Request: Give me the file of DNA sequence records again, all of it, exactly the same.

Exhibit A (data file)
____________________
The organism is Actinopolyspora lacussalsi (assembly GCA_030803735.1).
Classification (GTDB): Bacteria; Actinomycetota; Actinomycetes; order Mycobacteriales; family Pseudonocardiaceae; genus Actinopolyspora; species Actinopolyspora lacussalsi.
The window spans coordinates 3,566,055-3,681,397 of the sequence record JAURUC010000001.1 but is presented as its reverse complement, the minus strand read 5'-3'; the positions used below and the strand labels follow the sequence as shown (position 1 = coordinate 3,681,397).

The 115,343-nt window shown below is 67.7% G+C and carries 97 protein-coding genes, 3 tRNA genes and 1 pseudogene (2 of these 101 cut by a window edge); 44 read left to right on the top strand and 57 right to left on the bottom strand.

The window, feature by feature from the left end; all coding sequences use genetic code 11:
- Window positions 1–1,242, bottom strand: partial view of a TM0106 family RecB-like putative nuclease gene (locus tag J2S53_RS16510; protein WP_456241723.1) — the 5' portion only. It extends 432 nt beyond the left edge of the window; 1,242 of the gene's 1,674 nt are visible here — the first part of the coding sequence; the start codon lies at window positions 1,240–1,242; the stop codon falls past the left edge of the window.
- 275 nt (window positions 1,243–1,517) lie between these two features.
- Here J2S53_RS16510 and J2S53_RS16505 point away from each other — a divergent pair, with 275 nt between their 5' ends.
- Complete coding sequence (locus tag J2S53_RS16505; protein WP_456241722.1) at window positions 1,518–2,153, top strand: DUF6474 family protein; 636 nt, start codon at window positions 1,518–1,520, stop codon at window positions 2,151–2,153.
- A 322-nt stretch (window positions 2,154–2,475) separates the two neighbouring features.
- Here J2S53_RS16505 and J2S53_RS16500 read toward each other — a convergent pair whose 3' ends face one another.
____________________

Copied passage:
The organism is Actinopolyspora lacussalsi (assembly GCA_030803735.1).
Classification (GTDB): Bacteria; Actinomycetota; Actinomycetes; order Mycobacteriales; family Pseudonocardiaceae; genus Actinopolyspora; species Actinopolyspora lacussalsi.
The window spans coordinates 3,566,055-3,681,397 of the sequence record JAURUC010000001.1 but is presented as its reverse complement, the minus strand read 5'-3'; the positions used below and the strand labels follow the sequence as shown (position 1 = coordinate 3,681,397).

The 115,343-nt window shown below is 67.7% G+C and carries 97 protein-coding genes, 3 tRNA genes and 1 pseudogene (2 of these 101 cut by a window edge); 44 read left to right on the top strand and 57 right to left on the bottom strand.

The window, feature by feature from the left end; all coding sequences use genetic code 11:
- Window positions 1–1,242, bottom strand: partial view of a TM0106 family RecB-like putative nuclease gene (locus tag J2S53_RS16510; protein WP_456241723.1) — the 5' portion only. It extends 432 nt beyond the left edge of the window; 1,242 of the gene's 1,674 nt are visible here — the first part of the coding sequence; the start codon lies at window positions 1,240–1,242; the stop codon falls past the left edge of the window.
- 275 nt (window positions 1,243–1,517) lie between these two features.
- Here J2S53_RS16510 and J2S53_RS16505 point away from each other — a divergent pair, with 275 nt between their 5' ends.
- Complete coding sequence (locus tag J2S53_RS16505; protein WP_456241722.1) at window positions 1,518–2,153, top strand: DUF6474 family protein; 636 nt, start codon at window positions 1,518–1,520, stop codon at window positions 2,151–2,153.
- A 322-nt stretch (window positions 2,154–2,475) separates the two neighbouring features.
- Here J2S53_RS16505 and J2S53_RS16500 read toward each other — a convergent pair whose 3' ends face one another.